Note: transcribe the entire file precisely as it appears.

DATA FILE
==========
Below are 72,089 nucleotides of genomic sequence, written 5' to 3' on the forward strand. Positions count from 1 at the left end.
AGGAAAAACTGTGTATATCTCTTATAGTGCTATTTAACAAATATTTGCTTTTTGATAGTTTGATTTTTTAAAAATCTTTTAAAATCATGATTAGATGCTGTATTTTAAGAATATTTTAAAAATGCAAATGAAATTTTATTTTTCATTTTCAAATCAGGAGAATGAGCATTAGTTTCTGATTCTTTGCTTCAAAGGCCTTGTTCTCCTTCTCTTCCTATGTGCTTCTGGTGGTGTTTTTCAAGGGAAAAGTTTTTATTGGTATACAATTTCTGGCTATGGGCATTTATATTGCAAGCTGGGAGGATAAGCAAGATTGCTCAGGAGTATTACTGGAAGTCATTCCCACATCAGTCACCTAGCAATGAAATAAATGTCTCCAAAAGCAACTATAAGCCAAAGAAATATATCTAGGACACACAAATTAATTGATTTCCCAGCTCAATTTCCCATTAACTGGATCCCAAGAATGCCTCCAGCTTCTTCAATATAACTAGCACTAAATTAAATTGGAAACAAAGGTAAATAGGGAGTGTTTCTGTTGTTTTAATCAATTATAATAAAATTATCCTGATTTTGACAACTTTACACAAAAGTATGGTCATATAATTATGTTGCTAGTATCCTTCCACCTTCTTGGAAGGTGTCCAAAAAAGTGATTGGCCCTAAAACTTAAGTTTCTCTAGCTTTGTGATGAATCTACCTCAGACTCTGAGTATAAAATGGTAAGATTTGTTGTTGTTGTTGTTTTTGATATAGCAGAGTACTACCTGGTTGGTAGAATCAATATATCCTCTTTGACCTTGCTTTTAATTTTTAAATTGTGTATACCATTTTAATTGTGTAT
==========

Below are 72,089 nucleotides of genomic sequence, written 5' to 3' on the forward strand. Positions count from 1 at the left end.
AGGAAAAACTGTGTATATCTCTTATAGTGCTATTTAACAAATATTTGCTTTTTGATAGTTTGATTTTTTAAAAATCTTTTAAAATCATGATTAGATGCTGTATTTTAAGAATATTTTAAAAATGCAAATGAAATTTTATTTTTCATTTTCAAATCAGGAGAATGAGCATTAGTTTCTGATTCTTTGCTTCAAAGGCCTTGTTCTCCTTCTCTTCCTATGTGCTTCTGGTGGTGTTTTTCAAGGGAAAAGTTTTTATTGGTATACAATTTCTGGCTATGGGCATTTATATTGCAAGCTGGGAGGATAAGCAAGATTGCTCAGGAGTATTACTGGAAGTCATTCCCACATCAGTCACCTAGCAATGAAATAAATGTCTCCAAAAGCAACTATAAGCCAAAGAAATATATCTAGGACACACAAATTAATTGATTTCCCAGCTCAATTTCCCATTAACTGGATCCCAAGAATGCCTCCAGCTTCTTCAATATAACTAGCACTAAATTAAATTGGAAACAAAGGTAAATAGGGAGTGTTTCTGTTGTTTTAATCAATTATAATAAAATTATCCTGATTTTGACAACTTTACACAAAAGTATGGTCATATAATTATGTTGCTAGTATCCTTCCACCTTCTTGGAAGGTGTCCAAAAAAGTGATTGGCCCTAAAACTTAAGTTTCTCTAGCTTTGTGATGAATCTACCTCAGACTCTGAGTATAAAATGGTAAGATTTGTTGTTGTTGTTGTTTTTGATATAGCAGAGTACTACCTGGTTGGTAGAATCAATATATCCTCTTTGACCTTGCTTTTAATTTTTAAATTGTGTATACCATTTTAATTGTGTAT